General Hershy Bar

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General Hershy Bar (aka Calypso Joe), was the name William "Bill" Matons used as a satirical character of the Vietnam War-era Anti-War protest movement, in parody of U.S. General Lewis B. Hershey, then Director of the Selective Service. General Hershey Bar, General HersheyBar, and General Hershy Bar spelling variants can be found in the General's own publications and those of the general public when referring to him. Maton's also used The Calypso Kid and Calypso Joe during his work in Calypso music.

General Hershy Bar on Hollywood Boulevard in front of Grumman's Chinese Theater 1979-81

Biography[edit]

Born William Arthur Matons in September 1906 and died October 13, 1993 (dates not verified).[1] Bill Matons danced under his birth name in the 1930s in the Modern Dance worlds of New York. Matons then began to use Calypso Kid, on stage and on the radio during the Calypso Craze of the 40s. He also used Calypso Joe, a stage name created when he was a calypso dancer, promoter, night club owner in the 40s and 50s.[2] Finally, in the 1960s he adopted the name General Hershy Bar. He kept the name the rest of his life, and most of the time in public he stayed 'in character' as part of his anti-war street-theater.

Early life - Wisconsin to New York (1920s-early1930s)[edit]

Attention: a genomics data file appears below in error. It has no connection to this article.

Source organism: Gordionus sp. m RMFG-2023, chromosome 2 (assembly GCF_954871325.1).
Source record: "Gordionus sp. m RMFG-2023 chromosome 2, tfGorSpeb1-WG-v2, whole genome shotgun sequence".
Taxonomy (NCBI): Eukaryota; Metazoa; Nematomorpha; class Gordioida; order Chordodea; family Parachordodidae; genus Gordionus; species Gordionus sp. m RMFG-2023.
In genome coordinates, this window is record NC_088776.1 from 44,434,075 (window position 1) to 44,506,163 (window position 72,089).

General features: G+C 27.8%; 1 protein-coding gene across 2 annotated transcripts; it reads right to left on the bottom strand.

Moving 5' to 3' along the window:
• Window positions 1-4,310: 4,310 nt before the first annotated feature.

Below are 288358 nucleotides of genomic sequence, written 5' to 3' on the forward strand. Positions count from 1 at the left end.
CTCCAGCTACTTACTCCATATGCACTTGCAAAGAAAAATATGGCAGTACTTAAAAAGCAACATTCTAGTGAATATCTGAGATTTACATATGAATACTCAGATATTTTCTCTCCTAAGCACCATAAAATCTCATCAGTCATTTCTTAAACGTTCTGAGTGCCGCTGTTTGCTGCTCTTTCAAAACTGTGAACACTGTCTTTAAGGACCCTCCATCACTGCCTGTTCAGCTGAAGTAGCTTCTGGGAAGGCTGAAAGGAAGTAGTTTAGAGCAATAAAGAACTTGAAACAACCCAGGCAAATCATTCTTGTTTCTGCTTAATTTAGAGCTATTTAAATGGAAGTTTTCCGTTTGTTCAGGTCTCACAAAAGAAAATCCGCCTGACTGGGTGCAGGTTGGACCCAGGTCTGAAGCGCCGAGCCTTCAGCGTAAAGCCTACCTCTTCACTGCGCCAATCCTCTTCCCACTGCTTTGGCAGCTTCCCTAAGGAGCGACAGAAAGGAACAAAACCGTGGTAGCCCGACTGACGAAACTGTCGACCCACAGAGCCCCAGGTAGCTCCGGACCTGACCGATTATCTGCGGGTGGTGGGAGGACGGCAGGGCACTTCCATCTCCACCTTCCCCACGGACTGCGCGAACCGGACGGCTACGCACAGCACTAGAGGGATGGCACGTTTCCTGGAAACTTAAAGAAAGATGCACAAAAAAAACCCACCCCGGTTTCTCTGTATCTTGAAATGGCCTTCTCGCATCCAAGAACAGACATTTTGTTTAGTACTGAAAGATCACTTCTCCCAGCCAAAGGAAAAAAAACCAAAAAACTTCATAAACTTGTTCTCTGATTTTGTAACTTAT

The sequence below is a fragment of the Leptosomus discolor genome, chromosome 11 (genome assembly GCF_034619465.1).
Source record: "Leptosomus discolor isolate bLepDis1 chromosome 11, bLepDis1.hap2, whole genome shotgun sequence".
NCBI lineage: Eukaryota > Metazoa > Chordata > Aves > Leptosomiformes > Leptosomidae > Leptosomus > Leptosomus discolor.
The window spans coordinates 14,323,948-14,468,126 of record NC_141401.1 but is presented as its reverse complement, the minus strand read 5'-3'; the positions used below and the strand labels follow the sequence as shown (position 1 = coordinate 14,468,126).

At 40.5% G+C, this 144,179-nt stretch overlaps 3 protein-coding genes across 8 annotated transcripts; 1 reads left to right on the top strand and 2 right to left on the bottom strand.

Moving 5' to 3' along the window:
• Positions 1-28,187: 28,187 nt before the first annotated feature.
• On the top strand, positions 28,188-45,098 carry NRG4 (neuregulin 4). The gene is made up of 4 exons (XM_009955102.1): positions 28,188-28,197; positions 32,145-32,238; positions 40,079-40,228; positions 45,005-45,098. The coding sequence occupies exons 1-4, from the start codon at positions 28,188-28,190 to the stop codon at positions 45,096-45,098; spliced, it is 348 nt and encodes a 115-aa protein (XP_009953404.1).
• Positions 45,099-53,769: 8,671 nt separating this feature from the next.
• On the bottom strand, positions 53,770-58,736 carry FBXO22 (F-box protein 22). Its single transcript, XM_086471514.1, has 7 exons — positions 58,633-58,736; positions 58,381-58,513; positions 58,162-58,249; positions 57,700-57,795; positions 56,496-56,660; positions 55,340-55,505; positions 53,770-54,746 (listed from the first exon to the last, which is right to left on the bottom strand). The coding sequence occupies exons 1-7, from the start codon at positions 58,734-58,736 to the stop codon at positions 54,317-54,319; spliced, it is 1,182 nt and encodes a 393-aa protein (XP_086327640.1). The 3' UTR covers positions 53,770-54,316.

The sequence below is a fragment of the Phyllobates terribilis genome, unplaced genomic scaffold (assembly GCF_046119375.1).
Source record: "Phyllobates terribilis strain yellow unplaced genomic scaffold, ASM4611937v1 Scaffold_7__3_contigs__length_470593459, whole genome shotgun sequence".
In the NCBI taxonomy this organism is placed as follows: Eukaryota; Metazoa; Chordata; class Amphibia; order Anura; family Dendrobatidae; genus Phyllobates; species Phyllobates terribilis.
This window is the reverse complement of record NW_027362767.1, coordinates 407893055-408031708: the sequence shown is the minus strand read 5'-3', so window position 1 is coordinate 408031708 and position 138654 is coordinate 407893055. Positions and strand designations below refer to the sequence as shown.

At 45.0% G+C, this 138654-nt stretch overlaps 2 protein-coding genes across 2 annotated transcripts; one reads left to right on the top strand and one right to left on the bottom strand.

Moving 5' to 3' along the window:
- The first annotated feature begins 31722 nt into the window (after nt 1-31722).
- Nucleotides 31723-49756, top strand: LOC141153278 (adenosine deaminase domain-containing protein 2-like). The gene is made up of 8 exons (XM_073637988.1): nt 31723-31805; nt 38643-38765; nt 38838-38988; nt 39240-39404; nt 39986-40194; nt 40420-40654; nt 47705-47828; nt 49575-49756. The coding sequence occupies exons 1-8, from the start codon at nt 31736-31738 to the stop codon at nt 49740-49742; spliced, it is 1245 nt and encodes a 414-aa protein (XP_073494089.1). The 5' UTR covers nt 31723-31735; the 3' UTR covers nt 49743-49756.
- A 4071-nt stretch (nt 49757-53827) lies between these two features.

He was adopted and raised by Lithuanian parents who encouraged his ab-lib performing talents. He was a modern dancer and choreographer in New York in the 1930s. He was born in Cleveland Ohio, the son of gypsy immigrants. His father settled down to a life making violins in Cleveland, and then moved shortly to Racine, Wisconsin where Matons went to grade school. The family then moved to Milwaukee where he attended a semester of high school before going to work in the steel mills. After this job he was a steeple-jack, coast guardsman, cook on a yacht, and also sold jewelry. He read books on dancing and found notice of Charles Weidman dance scholarships in New York City. After only three months with Weiman's group he appeared in Americana. In his twenties he was dance director of Railroads on Parade at the NY World's Fair and danced in As Thousands Cheer.[3]

Modern dance career in New York (1930s)[edit]

During the Great Depression, the NY modern dance world was influenced by the politics of the left as covered in Ellen Graf's book, Stepping Left Dance and Politics in New York City 1928-1942. Bill Matons appears on the cover of this book in the center.[4]

William, or Bill Matons danced with the Humphrey-Weidman company in New York, from 1933 to 1936 and again in 1940. He appeared in the Charles Weidman works, Ringside, Studies in Conflict, Candide (1933), Traditions (1935), and American Saga (1936) [5] as well as Americana, As Thousands Cheer(1933), and Everywhere I Roam. He was director of the experimental unit of the New Dance League, which evolved from the Workers Dance League between 1931-1935.